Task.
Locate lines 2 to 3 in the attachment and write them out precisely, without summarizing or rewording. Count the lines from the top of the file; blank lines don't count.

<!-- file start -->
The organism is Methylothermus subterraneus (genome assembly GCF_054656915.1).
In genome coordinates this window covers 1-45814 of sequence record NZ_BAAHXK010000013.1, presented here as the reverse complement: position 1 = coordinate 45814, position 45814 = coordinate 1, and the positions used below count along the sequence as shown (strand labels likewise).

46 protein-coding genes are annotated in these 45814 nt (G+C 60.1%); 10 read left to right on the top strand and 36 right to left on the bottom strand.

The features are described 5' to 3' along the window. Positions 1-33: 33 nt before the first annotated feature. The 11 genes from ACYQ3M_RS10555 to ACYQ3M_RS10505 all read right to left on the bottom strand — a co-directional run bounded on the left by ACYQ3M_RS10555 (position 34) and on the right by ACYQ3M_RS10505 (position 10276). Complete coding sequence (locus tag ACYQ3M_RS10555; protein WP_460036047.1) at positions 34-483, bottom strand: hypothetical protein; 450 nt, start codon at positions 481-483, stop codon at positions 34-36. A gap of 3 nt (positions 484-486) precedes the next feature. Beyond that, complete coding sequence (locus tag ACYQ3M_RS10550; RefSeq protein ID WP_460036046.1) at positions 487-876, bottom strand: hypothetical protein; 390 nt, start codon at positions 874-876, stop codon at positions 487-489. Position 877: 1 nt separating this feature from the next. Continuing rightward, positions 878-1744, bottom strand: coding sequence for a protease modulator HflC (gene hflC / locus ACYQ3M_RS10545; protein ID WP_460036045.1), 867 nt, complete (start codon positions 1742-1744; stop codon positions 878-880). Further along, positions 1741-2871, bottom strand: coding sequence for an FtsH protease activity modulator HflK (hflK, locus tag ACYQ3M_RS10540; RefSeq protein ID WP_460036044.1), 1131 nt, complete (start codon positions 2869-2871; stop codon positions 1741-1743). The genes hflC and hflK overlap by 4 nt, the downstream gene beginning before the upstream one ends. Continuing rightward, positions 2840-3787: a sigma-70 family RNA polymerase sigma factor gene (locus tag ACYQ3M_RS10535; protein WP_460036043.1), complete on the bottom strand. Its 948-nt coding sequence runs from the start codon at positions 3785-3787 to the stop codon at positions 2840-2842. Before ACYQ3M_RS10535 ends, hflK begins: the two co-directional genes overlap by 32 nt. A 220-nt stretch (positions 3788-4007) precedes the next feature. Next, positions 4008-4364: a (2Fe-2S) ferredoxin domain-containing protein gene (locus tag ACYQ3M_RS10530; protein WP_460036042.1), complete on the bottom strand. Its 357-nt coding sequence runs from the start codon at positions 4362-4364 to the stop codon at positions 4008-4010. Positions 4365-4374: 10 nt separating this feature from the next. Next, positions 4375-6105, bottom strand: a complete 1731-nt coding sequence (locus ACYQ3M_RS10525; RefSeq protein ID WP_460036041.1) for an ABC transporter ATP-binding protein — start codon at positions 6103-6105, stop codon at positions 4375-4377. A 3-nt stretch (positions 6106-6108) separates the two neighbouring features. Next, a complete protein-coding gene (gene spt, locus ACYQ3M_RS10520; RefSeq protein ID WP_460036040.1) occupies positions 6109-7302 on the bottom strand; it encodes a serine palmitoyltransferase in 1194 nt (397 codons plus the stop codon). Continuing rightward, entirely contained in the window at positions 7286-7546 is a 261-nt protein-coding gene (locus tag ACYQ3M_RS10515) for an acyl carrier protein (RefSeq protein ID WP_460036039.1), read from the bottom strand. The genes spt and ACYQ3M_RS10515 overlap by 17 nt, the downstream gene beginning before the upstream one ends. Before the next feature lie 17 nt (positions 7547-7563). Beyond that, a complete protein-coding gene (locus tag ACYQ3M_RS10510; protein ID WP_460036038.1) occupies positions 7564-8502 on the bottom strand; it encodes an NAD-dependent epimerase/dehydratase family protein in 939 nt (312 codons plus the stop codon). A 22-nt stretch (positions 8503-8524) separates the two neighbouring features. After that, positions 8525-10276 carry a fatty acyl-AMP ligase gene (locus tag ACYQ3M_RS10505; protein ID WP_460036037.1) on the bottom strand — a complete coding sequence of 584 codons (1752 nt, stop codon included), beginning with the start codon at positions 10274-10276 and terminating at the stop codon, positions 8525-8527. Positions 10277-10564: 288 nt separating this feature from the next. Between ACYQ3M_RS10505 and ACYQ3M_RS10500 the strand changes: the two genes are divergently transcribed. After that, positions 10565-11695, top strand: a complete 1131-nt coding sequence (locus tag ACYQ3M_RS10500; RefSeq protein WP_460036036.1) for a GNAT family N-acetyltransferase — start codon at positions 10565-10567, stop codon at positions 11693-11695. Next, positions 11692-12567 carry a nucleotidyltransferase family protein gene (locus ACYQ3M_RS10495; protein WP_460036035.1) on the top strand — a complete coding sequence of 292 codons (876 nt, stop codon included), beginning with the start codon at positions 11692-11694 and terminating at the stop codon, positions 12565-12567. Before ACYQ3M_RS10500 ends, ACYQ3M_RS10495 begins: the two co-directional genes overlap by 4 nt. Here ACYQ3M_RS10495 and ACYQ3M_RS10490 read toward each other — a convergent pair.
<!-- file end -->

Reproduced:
In genome coordinates this window covers 1-45814 of sequence record NZ_BAAHXK010000013.1, presented here as the reverse complement: position 1 = coordinate 45814, position 45814 = coordinate 1, and the positions used below count along the sequence as shown (strand labels likewise).

46 protein-coding genes are annotated in these 45814 nt (G+C 60.1%); 10 read left to right on the top strand and 36 right to left on the bottom strand.